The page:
Things You'll Need
Screws (if needed)
Washers (if needed)
Check the aluminum frames for cracks that could render the chair unsafe.
Lawn chairs with webbing become faded and stretched after years of use and exposure to the weather, and may become unsafe. Webbing is attached to the aluminum frames with screws or pop rivets, making replacement an easy way to give the old chairs more years of use. New webbing is available at home and garden centers and hardware stores and usually comes with new screws.
Measure the existing webbing sections on the lawn chair. The replacement webbing is sold in rolls usually containing 39 feet of webbing. For large chairs it may be necessary to purchase more than one roll. If new screws aren't included in the package, purchase galvanized sheet-metal screws and washers.
Remove the screws from the webbing and discard. Some chairs have the webbing attached with pop rivets. Drill the rivets with the smallest-possible drill bit, then remove pop rivets. Screws will be used in lieu of pop rivets to attach new webbing.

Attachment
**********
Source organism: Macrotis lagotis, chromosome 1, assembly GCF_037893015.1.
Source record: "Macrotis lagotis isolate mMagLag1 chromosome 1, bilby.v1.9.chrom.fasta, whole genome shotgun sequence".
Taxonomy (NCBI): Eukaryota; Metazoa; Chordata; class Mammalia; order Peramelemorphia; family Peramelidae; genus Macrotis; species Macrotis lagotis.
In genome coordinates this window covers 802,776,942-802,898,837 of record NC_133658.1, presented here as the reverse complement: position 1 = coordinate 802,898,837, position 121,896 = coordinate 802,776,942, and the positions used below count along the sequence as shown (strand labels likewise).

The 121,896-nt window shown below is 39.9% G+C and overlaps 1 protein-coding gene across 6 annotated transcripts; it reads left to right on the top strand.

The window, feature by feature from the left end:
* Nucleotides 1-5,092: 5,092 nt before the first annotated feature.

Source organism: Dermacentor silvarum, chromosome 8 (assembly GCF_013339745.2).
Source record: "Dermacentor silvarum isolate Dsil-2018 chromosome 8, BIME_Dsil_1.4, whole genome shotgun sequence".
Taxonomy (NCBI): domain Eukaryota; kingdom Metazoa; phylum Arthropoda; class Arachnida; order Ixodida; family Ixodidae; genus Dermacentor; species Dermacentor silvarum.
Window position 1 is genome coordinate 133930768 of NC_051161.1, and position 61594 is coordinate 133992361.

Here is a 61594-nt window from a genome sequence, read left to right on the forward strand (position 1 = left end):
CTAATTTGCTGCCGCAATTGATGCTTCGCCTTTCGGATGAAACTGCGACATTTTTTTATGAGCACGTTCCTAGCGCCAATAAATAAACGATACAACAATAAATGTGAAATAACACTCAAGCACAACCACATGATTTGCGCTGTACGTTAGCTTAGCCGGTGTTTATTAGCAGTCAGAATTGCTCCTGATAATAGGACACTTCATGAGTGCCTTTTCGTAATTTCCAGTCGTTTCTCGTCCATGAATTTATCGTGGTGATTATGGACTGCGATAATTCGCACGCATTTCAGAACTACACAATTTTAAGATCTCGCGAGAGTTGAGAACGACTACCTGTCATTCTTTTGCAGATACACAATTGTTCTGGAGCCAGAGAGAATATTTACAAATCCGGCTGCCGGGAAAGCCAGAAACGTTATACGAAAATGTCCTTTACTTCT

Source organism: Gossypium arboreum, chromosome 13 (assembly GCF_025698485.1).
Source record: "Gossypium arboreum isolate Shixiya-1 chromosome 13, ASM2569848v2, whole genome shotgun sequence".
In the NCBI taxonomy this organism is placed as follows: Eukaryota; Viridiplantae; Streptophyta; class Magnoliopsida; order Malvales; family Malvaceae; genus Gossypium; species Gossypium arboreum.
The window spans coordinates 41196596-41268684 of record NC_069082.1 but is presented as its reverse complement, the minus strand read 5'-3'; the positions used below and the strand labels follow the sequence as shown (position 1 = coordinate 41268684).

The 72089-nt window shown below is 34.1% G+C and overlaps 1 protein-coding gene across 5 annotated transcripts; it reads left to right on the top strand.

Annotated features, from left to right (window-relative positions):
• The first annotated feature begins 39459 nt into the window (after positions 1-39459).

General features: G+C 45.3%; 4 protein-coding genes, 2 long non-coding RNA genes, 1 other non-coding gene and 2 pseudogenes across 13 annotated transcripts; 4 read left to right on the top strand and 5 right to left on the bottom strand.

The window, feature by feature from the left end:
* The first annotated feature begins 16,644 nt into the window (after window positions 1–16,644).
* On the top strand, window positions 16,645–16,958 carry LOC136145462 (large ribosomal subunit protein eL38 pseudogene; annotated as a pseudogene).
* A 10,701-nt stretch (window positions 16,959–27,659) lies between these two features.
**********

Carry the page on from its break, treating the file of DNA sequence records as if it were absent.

Cut the new webbing to length using the old webbing for length or measuring across the lawn-chair frame to determine cut length. Add two inches to the length to fold the ends under when attaching.
Starting at the back of the chair seat, lay the webbing across the seat and attach to the bottom of the frame. Use a washer on each screw. Fold the ends under before driving the screws into the frame. Continue across the chair-seat width until all webbing is in place. Pull the webbing firmly, but not so tight that it warps the aluminum frame.
Starting at the front, attach the first piece of webbing that will run front-to-back and weave in and out over the pieces of webbing already attached across the width. Attach the end of the webbing at the back of the chair. Continue until all the seat webbing is in place.
Follow the same steps for the back of the chair.
Myra Smith has retired from the business world after successfully working as a manager in the accounting field over twenty years. Smith received her education in Texas (high school) and Missouri (University of Missouri) business courses offered by employer. Smith has now embarked on an exciting second career as a writer for Demand Studios. Smith writes articles in the Home and Garden section.